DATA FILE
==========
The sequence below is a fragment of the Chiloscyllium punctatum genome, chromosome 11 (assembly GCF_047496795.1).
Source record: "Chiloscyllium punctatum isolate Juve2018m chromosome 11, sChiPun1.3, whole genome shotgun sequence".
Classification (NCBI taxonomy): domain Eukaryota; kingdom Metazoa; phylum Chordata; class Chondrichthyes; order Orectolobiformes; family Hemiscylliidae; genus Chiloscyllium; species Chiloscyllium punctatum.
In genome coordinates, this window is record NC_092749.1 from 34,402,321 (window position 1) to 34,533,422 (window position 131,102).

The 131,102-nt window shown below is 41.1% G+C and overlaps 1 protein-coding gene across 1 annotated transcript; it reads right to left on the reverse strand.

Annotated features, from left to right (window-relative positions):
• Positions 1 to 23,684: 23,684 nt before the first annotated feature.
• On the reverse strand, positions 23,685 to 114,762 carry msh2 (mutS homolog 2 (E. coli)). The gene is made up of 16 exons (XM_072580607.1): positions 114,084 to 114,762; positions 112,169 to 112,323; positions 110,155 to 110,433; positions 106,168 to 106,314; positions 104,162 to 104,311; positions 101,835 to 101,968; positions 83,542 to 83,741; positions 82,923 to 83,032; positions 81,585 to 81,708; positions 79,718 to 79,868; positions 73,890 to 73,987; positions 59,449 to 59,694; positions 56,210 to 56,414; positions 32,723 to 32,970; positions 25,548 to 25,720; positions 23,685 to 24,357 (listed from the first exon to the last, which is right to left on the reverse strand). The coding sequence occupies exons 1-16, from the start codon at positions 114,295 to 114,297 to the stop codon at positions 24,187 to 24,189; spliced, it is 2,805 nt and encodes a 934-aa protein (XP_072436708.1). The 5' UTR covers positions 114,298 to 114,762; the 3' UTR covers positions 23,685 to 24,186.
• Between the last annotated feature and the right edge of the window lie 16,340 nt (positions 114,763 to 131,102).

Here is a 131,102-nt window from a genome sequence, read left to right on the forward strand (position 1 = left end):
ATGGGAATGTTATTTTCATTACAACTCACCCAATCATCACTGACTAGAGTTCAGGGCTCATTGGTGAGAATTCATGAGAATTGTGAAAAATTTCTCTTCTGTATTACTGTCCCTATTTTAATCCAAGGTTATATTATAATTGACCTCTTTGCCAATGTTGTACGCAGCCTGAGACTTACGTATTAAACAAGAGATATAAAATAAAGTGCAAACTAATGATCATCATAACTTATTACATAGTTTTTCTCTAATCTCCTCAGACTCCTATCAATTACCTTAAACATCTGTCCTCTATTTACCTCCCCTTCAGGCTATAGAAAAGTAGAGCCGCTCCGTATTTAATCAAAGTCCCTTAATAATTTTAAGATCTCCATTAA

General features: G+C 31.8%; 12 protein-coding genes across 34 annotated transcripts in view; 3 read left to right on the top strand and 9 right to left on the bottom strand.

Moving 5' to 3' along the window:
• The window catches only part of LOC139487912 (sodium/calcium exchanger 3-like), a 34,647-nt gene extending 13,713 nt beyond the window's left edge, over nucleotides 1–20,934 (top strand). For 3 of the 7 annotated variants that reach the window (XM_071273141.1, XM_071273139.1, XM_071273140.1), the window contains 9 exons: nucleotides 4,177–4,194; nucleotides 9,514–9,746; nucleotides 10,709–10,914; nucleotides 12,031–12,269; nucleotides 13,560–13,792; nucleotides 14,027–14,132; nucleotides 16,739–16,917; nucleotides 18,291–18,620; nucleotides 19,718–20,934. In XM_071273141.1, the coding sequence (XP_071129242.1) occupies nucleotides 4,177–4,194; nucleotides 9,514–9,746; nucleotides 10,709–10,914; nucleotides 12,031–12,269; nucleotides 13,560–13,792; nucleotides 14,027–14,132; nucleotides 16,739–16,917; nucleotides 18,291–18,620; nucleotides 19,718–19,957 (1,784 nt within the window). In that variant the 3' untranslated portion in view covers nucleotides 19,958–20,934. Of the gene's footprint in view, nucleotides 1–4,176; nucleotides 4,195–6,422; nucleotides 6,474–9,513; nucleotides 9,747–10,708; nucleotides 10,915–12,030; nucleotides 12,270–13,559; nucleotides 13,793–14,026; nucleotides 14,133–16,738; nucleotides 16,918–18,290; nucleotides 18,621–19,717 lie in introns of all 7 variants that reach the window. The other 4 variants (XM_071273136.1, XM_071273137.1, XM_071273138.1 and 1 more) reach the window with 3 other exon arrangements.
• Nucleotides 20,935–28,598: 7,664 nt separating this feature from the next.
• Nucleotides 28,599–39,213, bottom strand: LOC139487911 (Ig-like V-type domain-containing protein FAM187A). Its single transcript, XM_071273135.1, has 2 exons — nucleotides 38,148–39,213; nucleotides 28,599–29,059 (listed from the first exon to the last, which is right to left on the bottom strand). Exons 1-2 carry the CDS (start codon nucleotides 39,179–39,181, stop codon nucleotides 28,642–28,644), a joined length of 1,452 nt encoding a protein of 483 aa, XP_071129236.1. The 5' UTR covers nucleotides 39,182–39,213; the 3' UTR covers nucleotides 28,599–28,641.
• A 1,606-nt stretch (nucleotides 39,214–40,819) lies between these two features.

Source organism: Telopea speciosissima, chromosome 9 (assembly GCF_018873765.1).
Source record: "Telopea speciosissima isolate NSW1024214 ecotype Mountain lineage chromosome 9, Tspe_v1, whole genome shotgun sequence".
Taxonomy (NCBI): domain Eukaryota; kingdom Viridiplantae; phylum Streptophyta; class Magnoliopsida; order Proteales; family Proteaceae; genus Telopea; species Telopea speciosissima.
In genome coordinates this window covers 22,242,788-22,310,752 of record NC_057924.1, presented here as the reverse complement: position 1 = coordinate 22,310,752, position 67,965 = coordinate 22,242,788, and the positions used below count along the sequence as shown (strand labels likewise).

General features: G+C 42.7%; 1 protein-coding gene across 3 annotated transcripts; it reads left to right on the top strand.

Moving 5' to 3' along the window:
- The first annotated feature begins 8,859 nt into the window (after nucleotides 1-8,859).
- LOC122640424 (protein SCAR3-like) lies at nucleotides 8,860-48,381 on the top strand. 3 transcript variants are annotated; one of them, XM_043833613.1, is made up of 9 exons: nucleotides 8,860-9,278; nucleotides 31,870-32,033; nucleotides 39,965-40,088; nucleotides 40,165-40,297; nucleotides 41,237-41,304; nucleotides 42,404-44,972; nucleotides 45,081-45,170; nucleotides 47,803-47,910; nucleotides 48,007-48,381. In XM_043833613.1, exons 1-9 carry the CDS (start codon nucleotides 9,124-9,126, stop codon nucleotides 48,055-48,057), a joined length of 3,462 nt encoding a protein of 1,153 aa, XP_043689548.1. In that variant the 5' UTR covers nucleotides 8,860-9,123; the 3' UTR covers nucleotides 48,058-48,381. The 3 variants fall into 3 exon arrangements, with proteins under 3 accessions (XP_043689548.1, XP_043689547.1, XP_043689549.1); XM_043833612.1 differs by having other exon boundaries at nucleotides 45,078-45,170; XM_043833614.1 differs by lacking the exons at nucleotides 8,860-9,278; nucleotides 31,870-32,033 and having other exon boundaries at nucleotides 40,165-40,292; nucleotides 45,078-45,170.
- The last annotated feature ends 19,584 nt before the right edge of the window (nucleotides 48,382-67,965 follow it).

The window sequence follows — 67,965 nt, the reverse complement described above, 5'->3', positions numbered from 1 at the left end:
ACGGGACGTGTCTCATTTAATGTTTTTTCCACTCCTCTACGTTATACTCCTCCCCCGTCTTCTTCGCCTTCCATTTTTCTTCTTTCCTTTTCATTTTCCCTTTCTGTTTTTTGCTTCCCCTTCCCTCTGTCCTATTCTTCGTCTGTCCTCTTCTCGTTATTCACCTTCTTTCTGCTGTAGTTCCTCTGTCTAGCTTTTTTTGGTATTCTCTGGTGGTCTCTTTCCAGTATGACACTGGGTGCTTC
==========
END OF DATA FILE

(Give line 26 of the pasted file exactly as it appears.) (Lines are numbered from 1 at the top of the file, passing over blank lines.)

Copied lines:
- The last annotated feature ends 19,584 nt before the right edge of the window (nucleotides 48,382-67,965 follow it).